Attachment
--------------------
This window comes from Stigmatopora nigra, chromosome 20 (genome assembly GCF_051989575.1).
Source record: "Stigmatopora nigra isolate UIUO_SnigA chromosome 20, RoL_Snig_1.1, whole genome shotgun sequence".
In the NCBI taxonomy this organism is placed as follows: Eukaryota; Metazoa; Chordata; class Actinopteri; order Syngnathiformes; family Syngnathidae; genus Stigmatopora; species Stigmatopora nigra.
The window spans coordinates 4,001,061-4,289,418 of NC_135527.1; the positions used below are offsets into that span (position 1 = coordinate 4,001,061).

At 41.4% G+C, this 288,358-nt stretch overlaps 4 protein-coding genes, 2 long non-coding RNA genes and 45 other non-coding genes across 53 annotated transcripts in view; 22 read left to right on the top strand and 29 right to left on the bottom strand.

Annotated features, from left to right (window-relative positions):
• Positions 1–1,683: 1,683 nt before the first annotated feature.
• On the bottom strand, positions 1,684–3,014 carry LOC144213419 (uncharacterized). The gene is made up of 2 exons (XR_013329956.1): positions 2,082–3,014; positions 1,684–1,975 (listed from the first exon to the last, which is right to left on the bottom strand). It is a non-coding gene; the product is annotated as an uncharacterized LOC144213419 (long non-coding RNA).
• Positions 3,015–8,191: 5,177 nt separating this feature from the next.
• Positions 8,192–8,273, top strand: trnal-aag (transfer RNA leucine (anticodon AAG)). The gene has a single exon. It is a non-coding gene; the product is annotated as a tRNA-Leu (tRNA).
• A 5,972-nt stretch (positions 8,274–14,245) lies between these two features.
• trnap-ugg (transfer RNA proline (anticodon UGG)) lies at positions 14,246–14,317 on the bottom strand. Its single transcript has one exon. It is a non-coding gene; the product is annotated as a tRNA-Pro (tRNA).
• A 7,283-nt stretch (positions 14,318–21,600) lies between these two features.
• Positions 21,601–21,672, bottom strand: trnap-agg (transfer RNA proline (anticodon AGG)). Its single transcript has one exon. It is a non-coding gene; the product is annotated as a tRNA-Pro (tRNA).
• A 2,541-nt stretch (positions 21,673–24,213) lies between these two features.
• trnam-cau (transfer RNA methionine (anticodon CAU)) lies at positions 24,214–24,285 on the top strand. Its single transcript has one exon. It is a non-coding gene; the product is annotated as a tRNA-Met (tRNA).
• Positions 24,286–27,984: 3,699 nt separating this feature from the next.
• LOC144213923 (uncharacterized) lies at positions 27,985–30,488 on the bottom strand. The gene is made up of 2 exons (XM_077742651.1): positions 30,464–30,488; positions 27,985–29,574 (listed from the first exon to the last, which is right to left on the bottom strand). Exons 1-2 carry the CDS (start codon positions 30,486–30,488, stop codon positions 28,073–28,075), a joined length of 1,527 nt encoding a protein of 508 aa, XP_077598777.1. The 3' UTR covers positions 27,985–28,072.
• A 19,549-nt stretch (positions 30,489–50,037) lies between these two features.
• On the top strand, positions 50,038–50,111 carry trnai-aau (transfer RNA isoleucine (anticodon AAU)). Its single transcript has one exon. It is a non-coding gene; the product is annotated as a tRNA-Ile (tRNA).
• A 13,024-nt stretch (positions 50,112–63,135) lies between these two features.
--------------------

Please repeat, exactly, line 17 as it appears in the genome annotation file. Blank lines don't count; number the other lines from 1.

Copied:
• Positions 24,286–27,984: 3,699 nt separating this feature from the next.